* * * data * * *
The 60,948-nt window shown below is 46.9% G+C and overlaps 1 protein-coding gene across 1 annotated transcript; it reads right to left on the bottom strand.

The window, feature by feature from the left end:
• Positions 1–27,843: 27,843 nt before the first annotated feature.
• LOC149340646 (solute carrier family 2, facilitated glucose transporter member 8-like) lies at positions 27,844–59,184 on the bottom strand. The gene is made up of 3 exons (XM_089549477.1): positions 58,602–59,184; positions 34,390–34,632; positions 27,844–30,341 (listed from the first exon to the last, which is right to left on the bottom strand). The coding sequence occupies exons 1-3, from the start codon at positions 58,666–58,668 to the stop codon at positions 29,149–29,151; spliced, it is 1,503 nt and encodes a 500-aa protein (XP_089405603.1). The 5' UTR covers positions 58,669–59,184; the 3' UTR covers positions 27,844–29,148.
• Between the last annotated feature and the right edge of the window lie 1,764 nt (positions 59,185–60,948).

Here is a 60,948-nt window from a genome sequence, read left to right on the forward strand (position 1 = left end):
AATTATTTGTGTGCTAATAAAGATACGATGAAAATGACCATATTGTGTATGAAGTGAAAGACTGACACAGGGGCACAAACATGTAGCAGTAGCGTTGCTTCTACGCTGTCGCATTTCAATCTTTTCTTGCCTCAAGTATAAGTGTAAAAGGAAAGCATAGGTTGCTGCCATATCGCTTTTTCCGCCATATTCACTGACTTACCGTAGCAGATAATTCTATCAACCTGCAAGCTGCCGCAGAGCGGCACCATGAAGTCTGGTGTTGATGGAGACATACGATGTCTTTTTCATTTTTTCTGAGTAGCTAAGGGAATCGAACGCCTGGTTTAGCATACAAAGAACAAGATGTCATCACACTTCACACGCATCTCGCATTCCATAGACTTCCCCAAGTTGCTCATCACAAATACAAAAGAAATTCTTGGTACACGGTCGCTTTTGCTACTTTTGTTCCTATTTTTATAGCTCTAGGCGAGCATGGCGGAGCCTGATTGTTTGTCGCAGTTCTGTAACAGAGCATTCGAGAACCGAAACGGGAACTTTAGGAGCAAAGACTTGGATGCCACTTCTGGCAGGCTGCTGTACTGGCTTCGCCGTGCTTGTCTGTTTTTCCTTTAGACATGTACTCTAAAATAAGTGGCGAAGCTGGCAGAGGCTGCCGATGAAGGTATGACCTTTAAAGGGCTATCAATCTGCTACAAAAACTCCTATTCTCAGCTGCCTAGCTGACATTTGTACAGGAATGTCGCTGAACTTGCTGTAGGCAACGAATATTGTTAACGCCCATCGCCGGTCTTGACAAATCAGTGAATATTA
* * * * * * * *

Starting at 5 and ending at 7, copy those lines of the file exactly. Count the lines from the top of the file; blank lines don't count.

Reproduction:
• Between the last annotated feature and the right edge of the window lie 1,764 nt (positions 59,185–60,948).

Here is a 60,948-nt window from a genome sequence, read left to right on the forward strand (position 1 = left end):
AATTATTTGTGTGCTAATAAAGATACGATGAAAATGACCATATTGTGTATGAAGTGAAAGACTGACACAGGGGCACAAACATGTAGCAGTAGCGTTGCTTCTACGCTGTCGCATTTCAATCTTTTCTTGCCTCAAGTATAAGTGTAAAAGGAAAGCATAGGTTGCTGCCATATCGCTTTTTCCGCCATATTCACTGACTTACCGTAGCAGATAATTCTATCAACCTGCAAGCTGCCGCAGAGCGGCACCATGAAGTCTGGTGTTGATGGAGACATACGATGTCTTTTTCATTTTTTCTGAGTAGCTAAGGGAATCGAACGCCTGGTTTAGCATACAAAGAACAAGATGTCATCACACTTCACACGCATCTCGCATTCCATAGACTTCCCCAAGTTGCTCATCACAAATACAAAAGAAATTCTTGGTACACGGTCGCTTTTGCTACTTTTGTTCCTATTTTTATAGCTCTAGGCGAGCATGGCGGAGCCTGATTGTTTGTCGCAGTTCTGTAACAGAGCATTCGAGAACCGAAACGGGAACTTTAGGAGCAAAGACTTGGATGCCACTTCTGGCAGGCTGCTGTACTGGCTTCGCCGTGCTTGTCTGTTTTTCCTTTAGACATGTACTCTAAAATAAGTGGCGAAGCTGGCAGAGGCTGCCGATGAAGGTATGACCTTTAAAGGGCTATCAATCTGCTACAAAAACTCCTATTCTCAGCTGCCTAGCTGACATTTGTACAGGAATGTCGCTGAACTTGCTGTAGGCAACGAATATTGTTAACGCCCATCGCCGGTCTTGACAAATCAGTGAATATTA